The detection circuit means includes comparison means for comparing the path length signal with the transmission sensor signals. The determination of the presence of a pit is based on the comparison. The path length signal is compared only with those portions of the transmission sensor signals representative of direct light sensed by the first sensing means from the transmission scanning beam.

Each of the transmission sensors generates a separate one of the transmission sensor signals. The detection circuit means includes amplifier means responsive to the individual transmission sensor signals for filtering the signal levels representative of light intensity resulting from ambient light detected by the first sensing means.

The amplifier means is responsive to the scan sensor signal for filtering the signal levels of the transmission sensor signals representative of ambient light. The amplifier means also includes means for adjusting the gain of the transmission sensor signals to a selectively adjustable gain level.

The detection circuit means can include multiplexer means responsive to the transmission sensor signals for generating a transmission scan signal corresponding to the portion of each transmission sensor signal representative of light intensity sensed during the time interval when the transmission sensing beam is directly within the field of view of each sensor. Driver control means are responsive to the scan sensor signal to generate multiplexer control signals. The multiplexer control signals are utilized by the multiplexer means to sequentially sample each of the transmission sensor signals only during the time intervals that the corresponding sensors are detecting direct light from the transmission scanning beam.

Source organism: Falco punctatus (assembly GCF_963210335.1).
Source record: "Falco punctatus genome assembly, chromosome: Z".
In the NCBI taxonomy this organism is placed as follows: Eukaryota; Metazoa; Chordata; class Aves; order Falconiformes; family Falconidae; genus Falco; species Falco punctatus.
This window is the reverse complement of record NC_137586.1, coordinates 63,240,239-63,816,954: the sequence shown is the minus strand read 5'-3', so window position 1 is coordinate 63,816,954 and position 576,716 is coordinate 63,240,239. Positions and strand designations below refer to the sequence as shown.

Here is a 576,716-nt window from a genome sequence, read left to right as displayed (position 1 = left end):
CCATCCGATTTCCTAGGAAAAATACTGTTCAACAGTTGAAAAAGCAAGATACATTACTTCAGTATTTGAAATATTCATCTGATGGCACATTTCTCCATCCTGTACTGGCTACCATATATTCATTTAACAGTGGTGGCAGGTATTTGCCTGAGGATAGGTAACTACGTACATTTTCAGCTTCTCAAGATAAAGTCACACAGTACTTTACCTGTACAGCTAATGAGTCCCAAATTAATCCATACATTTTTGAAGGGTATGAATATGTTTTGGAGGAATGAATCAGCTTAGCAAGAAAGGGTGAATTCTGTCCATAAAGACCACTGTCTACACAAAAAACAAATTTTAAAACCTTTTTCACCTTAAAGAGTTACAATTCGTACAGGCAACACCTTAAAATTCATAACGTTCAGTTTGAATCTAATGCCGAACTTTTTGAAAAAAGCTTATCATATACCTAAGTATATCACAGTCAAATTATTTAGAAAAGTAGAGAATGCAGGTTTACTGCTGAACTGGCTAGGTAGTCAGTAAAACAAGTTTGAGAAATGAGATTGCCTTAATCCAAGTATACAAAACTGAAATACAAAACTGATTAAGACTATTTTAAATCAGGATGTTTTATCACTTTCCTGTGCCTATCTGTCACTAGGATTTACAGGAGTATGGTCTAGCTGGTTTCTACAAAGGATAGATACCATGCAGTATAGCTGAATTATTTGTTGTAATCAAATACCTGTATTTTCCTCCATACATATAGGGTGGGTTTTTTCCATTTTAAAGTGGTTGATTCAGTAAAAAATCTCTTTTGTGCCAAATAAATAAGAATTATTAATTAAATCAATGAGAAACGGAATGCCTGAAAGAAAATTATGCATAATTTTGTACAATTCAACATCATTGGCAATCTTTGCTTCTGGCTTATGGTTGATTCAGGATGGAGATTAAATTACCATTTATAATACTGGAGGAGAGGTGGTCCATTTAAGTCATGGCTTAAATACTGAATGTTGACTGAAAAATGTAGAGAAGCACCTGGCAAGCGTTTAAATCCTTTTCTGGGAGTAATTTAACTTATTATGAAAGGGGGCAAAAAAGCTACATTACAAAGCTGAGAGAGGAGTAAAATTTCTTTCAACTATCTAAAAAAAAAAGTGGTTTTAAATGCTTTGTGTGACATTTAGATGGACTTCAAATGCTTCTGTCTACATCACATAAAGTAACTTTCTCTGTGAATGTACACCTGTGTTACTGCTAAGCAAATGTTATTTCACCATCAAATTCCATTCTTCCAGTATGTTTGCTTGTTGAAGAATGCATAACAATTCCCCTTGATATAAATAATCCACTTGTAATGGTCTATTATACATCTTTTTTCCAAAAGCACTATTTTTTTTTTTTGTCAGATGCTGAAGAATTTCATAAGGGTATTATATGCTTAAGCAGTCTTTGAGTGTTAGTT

A method for detecting pits in fruit in accordance with the invention includes the periodic transmission of an optical transmission scanning beam across a zone of inspection through which the fruit travels. Light intensity of the transmission scanning beam is sensed after the beam passes through the inspection zone, and transmission sensor signals are generated indicative beam through the fruit is then determined, and a path length signal is generated indicative of the path length. The presence of a pit is determined based upon the amplitudes of the transmission sensor signals compensated by the amplitude of the path length signal.